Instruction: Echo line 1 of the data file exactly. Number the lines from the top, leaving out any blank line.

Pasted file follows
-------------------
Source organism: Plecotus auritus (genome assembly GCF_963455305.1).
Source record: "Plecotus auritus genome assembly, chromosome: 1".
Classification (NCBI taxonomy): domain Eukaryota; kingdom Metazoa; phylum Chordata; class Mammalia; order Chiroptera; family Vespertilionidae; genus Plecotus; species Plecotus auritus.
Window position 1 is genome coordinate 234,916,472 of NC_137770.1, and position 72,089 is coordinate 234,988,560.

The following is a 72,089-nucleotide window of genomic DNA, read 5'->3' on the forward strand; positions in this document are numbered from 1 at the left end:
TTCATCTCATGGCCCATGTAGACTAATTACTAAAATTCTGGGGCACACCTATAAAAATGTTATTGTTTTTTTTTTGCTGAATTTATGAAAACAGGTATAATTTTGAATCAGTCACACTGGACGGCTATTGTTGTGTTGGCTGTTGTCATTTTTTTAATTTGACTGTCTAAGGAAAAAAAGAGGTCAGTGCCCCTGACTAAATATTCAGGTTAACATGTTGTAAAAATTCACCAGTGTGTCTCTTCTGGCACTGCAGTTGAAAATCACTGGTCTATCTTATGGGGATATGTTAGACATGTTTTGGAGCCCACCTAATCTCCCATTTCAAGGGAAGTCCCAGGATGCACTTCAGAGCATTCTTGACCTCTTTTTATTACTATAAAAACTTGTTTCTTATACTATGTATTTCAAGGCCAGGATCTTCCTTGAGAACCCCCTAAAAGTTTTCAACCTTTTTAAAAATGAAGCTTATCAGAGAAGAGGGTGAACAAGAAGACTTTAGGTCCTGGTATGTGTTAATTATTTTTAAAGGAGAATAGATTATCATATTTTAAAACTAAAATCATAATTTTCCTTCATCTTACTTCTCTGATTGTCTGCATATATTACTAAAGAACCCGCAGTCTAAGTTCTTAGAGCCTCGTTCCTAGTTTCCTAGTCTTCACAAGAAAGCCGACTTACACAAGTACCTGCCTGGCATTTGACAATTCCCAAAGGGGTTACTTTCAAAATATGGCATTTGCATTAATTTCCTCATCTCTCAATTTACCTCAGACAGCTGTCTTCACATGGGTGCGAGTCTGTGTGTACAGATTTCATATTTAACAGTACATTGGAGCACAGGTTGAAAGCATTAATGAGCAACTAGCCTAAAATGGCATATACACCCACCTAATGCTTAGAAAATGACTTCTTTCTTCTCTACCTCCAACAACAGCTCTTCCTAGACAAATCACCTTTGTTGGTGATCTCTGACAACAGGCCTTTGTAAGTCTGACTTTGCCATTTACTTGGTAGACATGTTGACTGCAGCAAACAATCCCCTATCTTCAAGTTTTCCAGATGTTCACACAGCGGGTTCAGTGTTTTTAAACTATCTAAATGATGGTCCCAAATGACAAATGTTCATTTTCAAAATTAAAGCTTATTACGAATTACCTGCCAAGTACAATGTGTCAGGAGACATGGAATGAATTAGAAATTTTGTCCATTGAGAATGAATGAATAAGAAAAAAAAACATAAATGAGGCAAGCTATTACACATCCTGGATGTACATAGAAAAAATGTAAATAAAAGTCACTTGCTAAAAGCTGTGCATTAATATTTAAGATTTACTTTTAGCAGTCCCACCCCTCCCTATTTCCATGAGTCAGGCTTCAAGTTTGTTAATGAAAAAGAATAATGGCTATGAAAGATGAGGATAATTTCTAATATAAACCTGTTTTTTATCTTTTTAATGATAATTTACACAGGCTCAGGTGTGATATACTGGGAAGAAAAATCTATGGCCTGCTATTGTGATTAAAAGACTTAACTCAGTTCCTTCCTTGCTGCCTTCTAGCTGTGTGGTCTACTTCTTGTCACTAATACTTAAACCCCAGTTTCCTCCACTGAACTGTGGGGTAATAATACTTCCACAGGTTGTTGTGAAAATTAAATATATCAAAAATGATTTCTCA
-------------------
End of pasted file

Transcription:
Source organism: Plecotus auritus (genome assembly GCF_963455305.1).